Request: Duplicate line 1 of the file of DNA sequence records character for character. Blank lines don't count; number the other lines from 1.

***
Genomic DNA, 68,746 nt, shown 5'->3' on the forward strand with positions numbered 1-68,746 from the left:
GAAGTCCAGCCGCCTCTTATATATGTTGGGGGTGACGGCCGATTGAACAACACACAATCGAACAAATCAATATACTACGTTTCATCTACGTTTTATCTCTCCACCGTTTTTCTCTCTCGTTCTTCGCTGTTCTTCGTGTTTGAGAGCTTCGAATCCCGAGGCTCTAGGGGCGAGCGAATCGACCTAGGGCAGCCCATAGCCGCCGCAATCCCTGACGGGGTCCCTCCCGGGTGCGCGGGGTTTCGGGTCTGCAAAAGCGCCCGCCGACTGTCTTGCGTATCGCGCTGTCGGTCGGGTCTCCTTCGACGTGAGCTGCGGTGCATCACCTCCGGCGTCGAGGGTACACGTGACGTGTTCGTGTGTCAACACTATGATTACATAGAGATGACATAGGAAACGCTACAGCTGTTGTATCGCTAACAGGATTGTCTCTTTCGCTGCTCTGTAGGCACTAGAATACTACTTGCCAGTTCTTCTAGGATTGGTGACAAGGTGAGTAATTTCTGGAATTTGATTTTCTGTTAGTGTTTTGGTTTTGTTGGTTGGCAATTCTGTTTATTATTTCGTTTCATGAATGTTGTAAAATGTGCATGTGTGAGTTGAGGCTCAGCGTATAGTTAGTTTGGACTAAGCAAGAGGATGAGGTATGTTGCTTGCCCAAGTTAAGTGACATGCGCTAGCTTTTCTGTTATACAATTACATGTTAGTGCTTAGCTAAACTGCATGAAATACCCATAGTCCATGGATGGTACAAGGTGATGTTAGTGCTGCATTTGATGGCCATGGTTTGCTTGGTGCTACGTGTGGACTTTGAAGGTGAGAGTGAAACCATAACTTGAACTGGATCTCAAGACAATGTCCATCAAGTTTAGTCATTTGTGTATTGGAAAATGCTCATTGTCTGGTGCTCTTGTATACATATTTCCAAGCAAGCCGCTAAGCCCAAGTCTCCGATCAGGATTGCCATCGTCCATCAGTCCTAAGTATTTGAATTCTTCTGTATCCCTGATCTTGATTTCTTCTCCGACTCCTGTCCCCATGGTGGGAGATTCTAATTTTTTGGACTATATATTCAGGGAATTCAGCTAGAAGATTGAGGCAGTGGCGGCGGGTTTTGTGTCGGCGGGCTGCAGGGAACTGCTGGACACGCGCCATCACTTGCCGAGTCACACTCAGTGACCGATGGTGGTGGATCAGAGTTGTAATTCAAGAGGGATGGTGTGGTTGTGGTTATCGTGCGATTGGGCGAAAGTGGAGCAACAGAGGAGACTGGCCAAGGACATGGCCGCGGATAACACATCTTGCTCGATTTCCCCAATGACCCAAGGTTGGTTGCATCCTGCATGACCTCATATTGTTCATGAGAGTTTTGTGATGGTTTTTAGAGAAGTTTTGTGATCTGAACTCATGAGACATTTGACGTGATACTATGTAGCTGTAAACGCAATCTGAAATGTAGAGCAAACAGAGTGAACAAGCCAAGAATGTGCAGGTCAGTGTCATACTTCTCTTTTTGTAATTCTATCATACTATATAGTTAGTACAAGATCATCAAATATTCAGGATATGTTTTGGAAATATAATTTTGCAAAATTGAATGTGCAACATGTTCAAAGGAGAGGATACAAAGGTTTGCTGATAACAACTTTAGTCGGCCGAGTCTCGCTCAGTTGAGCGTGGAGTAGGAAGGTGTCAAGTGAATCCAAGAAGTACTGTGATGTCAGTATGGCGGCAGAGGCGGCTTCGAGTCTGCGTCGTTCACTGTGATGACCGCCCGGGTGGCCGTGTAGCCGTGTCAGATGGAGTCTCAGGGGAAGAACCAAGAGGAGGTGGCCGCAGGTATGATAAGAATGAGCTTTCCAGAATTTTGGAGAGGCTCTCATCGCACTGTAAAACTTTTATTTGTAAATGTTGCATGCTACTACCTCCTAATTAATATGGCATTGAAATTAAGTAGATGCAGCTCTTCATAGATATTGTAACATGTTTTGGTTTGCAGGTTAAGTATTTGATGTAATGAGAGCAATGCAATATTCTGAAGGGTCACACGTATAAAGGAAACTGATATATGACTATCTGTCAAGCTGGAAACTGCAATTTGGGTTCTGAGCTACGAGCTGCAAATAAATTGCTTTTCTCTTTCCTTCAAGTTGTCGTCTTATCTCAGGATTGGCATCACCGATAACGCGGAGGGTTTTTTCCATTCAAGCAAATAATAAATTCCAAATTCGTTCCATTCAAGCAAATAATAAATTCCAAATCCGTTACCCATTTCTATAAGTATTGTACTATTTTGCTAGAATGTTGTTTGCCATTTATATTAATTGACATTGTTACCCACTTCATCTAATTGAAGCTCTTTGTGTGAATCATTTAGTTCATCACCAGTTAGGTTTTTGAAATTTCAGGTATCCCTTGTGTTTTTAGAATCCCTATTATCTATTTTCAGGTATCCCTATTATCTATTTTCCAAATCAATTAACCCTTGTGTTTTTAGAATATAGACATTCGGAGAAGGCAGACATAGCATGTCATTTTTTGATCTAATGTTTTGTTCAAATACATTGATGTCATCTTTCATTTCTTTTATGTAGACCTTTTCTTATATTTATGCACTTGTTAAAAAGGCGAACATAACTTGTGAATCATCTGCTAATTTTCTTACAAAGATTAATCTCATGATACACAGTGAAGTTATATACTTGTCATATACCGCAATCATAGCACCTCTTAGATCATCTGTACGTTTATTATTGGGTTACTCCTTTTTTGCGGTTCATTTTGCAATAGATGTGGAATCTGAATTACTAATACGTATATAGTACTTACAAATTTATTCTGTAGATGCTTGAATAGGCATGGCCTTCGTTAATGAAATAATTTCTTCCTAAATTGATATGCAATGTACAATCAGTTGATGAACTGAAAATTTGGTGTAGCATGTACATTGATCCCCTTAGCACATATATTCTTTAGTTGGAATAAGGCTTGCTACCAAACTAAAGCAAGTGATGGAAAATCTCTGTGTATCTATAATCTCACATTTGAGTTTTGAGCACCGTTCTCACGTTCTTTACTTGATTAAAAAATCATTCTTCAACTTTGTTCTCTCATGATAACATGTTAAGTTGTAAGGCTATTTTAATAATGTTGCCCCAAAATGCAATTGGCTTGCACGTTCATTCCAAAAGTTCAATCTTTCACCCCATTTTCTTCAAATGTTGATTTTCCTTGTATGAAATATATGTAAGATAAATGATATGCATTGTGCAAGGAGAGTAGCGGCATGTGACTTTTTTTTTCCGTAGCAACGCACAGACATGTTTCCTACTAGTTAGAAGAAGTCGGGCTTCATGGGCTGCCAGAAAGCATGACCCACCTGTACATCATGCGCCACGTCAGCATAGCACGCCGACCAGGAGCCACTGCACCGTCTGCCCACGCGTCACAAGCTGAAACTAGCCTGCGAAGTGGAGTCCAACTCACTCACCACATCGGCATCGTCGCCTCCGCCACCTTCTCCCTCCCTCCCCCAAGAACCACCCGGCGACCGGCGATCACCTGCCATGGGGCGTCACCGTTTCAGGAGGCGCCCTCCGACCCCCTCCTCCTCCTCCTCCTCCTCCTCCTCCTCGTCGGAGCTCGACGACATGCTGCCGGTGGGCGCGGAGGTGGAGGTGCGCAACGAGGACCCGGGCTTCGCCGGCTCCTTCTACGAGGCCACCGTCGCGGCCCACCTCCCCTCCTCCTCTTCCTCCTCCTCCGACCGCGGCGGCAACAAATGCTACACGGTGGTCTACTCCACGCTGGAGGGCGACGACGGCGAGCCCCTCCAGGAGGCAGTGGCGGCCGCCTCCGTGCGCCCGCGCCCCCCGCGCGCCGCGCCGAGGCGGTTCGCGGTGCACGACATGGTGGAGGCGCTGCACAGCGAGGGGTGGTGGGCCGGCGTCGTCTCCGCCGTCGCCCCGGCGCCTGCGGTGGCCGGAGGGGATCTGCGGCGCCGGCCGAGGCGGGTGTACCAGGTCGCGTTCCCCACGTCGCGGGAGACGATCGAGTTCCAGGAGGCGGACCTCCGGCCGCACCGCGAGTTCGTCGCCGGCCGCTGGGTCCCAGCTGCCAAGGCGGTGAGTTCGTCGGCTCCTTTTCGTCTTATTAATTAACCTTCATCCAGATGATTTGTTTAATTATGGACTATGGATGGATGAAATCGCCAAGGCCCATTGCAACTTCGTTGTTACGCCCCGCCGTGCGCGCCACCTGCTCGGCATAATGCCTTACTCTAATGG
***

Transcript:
Genomic DNA, 68,746 nt, shown 5'->3' on the forward strand with positions numbered 1-68,746 from the left: